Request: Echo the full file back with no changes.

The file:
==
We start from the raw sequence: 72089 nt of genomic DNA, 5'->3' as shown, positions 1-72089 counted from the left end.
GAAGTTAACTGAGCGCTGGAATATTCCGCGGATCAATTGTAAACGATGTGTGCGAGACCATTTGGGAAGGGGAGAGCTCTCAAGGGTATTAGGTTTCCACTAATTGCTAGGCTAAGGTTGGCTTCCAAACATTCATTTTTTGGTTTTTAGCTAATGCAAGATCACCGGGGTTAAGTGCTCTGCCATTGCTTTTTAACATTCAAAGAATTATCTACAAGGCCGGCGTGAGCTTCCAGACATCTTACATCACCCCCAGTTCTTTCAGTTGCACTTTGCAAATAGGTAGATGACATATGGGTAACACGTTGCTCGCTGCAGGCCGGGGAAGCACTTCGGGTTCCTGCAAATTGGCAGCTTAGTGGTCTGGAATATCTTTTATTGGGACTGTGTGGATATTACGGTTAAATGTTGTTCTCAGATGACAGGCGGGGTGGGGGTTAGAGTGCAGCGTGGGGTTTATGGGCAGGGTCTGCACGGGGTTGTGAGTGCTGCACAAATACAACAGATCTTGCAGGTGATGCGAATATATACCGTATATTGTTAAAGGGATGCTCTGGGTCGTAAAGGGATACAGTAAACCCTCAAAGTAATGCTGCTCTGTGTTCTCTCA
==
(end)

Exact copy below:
We start from the raw sequence: 72089 nt of genomic DNA, 5'->3' as shown, positions 1-72089 counted from the left end.
GAAGTTAACTGAGCGCTGGAATATTCCGCGGATCAATTGTAAACGATGTGTGCGAGACCATTTGGGAAGGGGAGAGCTCTCAAGGGTATTAGGTTTCCACTAATTGCTAGGCTAAGGTTGGCTTCCAAACATTCATTTTTTGGTTTTTAGCTAATGCAAGATCACCGGGGTTAAGTGCTCTGCCATTGCTTTTTAACATTCAAAGAATTATCTACAAGGCCGGCGTGAGCTTCCAGACATCTTACATCACCCCCAGTTCTTTCAGTTGCACTTTGCAAATAGGTAGATGACATATGGGTAACACGTTGCTCGCTGCAGGCCGGGGAAGCACTTCGGGTTCCTGCAAATTGGCAGCTTAGTGGTCTGGAATATCTTTTATTGGGACTGTGTGGATATTACGGTTAAATGTTGTTCTCAGATGACAGGCGGGGTGGGGGTTAGAGTGCAGCGTGGGGTTTATGGGCAGGGTCTGCACGGGGTTGTGAGTGCTGCACAAATACAACAGATCTTGCAGGTGATGCGAATATATACCGTATATTGTTAAAGGGATGCTCTGGGTCGTAAAGGGATACAGTAAACCCTCAAAGTAATGCTGCTCTGTGTTCTCTCA